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Assam Assembly elections 2021: Focus on Ajmal in last leg of polls

The BJP has been relentless in showcasing Badruddin as a protector of Bengali-speaking Muslim immigrants and continuously attacking him to 'polarise' voters
Union home minister Amit Shah with Assam chief minister Sarbananda Sonowal (second from right) and Himanta Biswa Sarma (left) at Sualkuchi in Kamrup on  Sunday. Shah returned because of the Chhattisgarh attack.

Umanand Jaiswal   |   Guwahati   |   Published 05.04.21, 01:38 AM

Campaign for the third and final phase of the Assembly elections in Assam ended on Sunday evening with both BJP-led mitrajot and the Congress-led mahajot exuding confidence of forming the next government in an election which insiders and political observers feel is too tight to call after the AIUDF and BPF joined the Congress-led alliance.     

In fact, the run-up to the third phase to be held in 40 constituencies, mostly in minority-dominated lower Assam on April 6, has been marked by the BJP and its allies continuous attack on AIUDF chief Badruddin Ajmal. The AIUDF is contesting 13 seats, turning him into a major factor to “polarise” voters.  


Union home minister Amit Shah is among those who have attacked Ajmal.

Having had to cut short his campaigning in Assam to rush back to Delhi on Sunday to review the situation triggered by the Maoist attack in Chhattisgarh, Shah could not attend two of three rallies during the day, including the mega rally at Sualkuchi in cabinet minister Himanta Biswa Sarma’s constituency Jalukbari.

Like Shah, Chhattisgarh’s Congress chief minister Bhupesh Baghel, who was also campaigning for the 10-party grand alliance, flew back, on Sunday. 

But before flying back to Delhi, Shah, in a brief interaction with mediapersons, urged the electorate to vote for Sarma, to strengthen the hands of prime minister Narendra Modi by voting BJP for another term and attacking Ajmal. “Can Ajmal be the identity of Assam?” he asked.

An hour later, Sarma attacked the Congress and AIUDF at the Sualkuchi rally. “The Congress started their campaign with a visit to Batadrava (Srimanta Sankardeva’s birth place) but ended it with Ajmal,” he said suggesting that the Congress has “surrendered” itself to the AIUDF chief to defeat the BJP at the cost of the state.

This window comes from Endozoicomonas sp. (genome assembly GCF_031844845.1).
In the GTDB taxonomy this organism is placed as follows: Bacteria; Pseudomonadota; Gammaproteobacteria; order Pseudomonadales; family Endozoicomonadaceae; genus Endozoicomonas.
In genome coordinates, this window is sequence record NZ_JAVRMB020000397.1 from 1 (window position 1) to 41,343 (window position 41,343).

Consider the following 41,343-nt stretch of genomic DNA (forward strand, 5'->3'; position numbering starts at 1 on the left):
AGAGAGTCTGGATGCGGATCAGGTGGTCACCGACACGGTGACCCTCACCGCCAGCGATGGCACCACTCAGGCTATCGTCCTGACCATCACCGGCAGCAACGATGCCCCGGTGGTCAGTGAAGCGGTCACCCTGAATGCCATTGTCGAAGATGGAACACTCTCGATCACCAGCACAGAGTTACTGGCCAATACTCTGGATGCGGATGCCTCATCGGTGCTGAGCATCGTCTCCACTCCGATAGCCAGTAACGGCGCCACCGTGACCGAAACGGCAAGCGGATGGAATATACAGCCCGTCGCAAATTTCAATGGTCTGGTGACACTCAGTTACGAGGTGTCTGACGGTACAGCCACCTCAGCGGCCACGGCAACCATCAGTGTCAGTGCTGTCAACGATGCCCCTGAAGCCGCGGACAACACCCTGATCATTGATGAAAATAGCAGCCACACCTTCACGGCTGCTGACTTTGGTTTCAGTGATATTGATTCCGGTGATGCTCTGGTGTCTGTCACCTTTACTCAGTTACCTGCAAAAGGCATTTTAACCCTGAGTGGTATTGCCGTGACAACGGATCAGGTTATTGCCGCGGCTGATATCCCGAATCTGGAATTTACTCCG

The BJP has been relentless in showcasing Ajmal as a protector of Bengali-speaking Muslim immigrants and continuously attacking the three-time Lok Sabha MP to “polarise” the voters. 

In the first phase, the BJP alliance had attacked the “unholy alliance” between the Congress and AIUDF but in the run-up to the second and third phase it trained its gun on Ajmal by going to the extent of equating him with Prime Minister Narendra Modi.

The BJP’s recurring poll pitch has been: Do you want Modi or do you want Ajmal? Can Ajmal stop (ghuspetiyas) infiltrators and can he be the identity of Assam? 

Like the BJP-led alliance leaders got together at the Sualkuchi rally to end the party’s long drawn campaign to retain Assam, the Congress-led grand alliance leaders too addressed a joint press meet. And like the BJP-led alliance, the Congress-led mahajot too exuded confidence of forming the next government because of  its “politics of vision” against the BJP’s “politics of division”.

Assam PCC president   Ripun Bora said the BJP’s attempts to “polarise” the voters have not worked on the ground evident from the support the grand alliance received the first and second phase and is set to sweep the third and final phase.

“Neither do we believe in divide and rule nor do we practice favoritism like the current BJP government. Our five guarantees will be meant for everyone equally irrespective of region, religion, caste or any other parameter that is meant to divide Assam,” the grand alliance said in a press release.

RJD leader Sheikh Shonarul Shah Mustafa said since the BJP had no other issue they continued to attack Ajmal but the people of Assam have seen through their game-plan and supported the Congress-led alliance. RJD is part of the grand alliance.

Vikas Tripathi, a political observer, told The Telegraph that Ajmal’s influence and leadership is uncontested both in his party as well as among the majority of Bengali speaking Muslim voters of the two regions — Brahmaputra and Barak Valleys.  

“ Precisely, for this reason, he has been at the centre of BJP' attack as the party makes the issue of protection of cultural identity as the key issue in this elections,” Tripathi said, trying to give a perspective to BJP’s constant attack against Ajmal.

Assam has 126 seats. The first phase saw polling in 47 seats while the second in 39 seats. BJP-led alliance had comprehensively won every election after winning the 2016 state polls but the Congress-led ten party alliance has mounted a strong challenge evident from the frequent visits by the BJP leadership to the state to campaign.

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